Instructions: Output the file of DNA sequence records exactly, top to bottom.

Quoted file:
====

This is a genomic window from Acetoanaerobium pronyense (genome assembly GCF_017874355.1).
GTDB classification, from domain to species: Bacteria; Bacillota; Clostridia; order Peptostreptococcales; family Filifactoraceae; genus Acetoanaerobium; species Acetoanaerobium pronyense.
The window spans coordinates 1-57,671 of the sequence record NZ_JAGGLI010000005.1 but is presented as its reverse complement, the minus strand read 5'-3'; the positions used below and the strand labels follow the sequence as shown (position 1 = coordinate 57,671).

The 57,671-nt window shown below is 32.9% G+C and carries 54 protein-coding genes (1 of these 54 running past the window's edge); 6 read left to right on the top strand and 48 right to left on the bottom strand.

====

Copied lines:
This is a genomic window from Acetoanaerobium pronyense (genome assembly GCF_017874355.1).
GTDB classification, from domain to species: Bacteria; Bacillota; Clostridia; order Peptostreptococcales; family Filifactoraceae; genus Acetoanaerobium; species Acetoanaerobium pronyense.
The window spans coordinates 1-57,671 of the sequence record NZ_JAGGLI010000005.1 but is presented as its reverse complement, the minus strand read 5'-3'; the positions used below and the strand labels follow the sequence as shown (position 1 = coordinate 57,671).

The 57,671-nt window shown below is 32.9% G+C and carries 54 protein-coding genes (1 of these 54 running past the window's edge); 6 read left to right on the top strand and 48 right to left on the bottom strand.